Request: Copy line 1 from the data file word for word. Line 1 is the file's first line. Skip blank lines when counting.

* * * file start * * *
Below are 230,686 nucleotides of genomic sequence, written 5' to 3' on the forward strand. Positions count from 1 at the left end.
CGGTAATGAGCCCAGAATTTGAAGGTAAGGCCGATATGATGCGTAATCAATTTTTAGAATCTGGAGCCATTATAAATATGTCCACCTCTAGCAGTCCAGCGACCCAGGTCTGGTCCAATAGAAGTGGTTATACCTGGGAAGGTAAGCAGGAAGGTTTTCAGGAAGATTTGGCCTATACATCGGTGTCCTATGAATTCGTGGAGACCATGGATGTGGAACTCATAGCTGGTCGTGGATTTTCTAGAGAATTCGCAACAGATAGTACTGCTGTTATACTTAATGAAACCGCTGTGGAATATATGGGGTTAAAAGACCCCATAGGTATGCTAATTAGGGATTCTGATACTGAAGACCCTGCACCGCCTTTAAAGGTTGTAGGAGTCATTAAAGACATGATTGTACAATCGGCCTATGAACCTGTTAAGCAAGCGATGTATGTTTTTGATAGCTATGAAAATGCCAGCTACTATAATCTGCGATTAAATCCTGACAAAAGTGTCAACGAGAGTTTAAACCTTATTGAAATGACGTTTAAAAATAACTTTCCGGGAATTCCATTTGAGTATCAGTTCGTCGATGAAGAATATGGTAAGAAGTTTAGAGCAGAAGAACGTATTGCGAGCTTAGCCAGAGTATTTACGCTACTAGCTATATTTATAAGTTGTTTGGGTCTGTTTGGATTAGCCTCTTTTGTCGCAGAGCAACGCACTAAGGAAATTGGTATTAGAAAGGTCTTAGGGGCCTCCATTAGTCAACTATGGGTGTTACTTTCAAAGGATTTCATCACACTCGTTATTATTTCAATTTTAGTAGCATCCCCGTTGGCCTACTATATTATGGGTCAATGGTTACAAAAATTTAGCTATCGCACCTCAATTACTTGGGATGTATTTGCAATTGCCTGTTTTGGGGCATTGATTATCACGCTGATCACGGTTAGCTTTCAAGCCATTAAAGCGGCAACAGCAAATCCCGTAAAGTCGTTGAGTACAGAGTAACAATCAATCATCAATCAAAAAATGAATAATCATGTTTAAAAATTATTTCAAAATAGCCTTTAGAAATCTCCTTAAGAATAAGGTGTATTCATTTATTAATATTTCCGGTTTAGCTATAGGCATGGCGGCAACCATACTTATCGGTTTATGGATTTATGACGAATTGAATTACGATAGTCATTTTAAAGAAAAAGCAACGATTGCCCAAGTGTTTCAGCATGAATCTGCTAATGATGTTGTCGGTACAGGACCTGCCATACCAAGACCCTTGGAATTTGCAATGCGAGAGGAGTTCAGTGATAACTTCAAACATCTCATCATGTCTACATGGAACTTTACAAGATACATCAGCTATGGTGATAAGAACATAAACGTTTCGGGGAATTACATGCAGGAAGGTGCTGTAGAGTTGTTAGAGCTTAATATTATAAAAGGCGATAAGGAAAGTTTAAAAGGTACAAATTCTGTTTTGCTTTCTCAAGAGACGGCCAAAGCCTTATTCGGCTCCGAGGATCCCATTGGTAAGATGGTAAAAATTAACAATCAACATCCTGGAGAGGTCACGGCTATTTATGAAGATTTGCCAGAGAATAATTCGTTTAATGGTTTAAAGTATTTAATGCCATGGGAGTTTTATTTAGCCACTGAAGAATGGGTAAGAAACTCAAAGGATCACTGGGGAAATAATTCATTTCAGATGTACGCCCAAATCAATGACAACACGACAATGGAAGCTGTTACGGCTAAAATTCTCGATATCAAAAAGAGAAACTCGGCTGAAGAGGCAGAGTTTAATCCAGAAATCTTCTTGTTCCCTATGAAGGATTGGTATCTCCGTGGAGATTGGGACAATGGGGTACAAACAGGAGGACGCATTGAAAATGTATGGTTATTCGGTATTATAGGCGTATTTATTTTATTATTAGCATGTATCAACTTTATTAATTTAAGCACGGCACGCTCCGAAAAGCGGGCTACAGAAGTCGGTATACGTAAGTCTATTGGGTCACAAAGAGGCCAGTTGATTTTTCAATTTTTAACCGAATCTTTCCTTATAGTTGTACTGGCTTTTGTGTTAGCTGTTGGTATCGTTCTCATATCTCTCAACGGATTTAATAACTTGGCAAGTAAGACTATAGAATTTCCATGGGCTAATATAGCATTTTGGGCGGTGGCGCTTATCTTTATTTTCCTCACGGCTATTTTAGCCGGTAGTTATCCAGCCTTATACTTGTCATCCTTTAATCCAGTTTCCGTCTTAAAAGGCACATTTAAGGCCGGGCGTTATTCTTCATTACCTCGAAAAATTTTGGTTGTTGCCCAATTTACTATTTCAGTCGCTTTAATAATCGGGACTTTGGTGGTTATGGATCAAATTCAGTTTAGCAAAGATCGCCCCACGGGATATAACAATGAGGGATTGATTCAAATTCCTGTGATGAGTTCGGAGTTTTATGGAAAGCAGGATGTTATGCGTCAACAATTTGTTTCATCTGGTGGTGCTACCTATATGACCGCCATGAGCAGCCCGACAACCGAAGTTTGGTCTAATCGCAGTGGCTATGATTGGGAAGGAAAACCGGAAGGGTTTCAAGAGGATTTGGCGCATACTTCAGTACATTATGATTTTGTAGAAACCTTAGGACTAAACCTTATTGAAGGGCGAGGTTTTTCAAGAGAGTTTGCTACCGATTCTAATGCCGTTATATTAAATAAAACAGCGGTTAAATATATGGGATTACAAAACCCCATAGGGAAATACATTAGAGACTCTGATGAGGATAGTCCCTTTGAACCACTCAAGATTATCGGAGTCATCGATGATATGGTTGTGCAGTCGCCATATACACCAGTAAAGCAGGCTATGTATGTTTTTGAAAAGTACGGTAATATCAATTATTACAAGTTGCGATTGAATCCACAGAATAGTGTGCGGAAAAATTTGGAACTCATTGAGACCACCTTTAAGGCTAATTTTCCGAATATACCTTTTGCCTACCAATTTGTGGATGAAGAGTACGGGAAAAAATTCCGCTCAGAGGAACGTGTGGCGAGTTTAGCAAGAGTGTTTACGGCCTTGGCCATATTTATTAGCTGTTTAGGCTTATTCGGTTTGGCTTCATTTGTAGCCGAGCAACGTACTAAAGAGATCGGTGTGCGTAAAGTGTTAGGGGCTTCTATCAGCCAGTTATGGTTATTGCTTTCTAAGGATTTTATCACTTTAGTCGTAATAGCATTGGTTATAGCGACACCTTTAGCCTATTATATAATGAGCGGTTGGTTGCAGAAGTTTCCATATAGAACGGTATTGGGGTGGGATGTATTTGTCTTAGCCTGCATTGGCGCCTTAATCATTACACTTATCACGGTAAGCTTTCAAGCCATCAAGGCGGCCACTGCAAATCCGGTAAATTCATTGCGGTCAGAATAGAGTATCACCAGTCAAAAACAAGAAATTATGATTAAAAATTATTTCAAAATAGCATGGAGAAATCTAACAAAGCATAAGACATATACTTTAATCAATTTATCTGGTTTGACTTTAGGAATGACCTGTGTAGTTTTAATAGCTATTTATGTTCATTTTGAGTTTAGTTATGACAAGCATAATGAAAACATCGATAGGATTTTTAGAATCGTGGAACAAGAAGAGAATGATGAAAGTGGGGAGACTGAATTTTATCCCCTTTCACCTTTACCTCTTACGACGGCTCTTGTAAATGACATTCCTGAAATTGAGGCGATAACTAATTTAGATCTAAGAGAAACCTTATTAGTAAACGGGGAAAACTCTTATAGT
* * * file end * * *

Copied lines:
Below are 230,686 nucleotides of genomic sequence, written 5' to 3' on the forward strand. Positions count from 1 at the left end.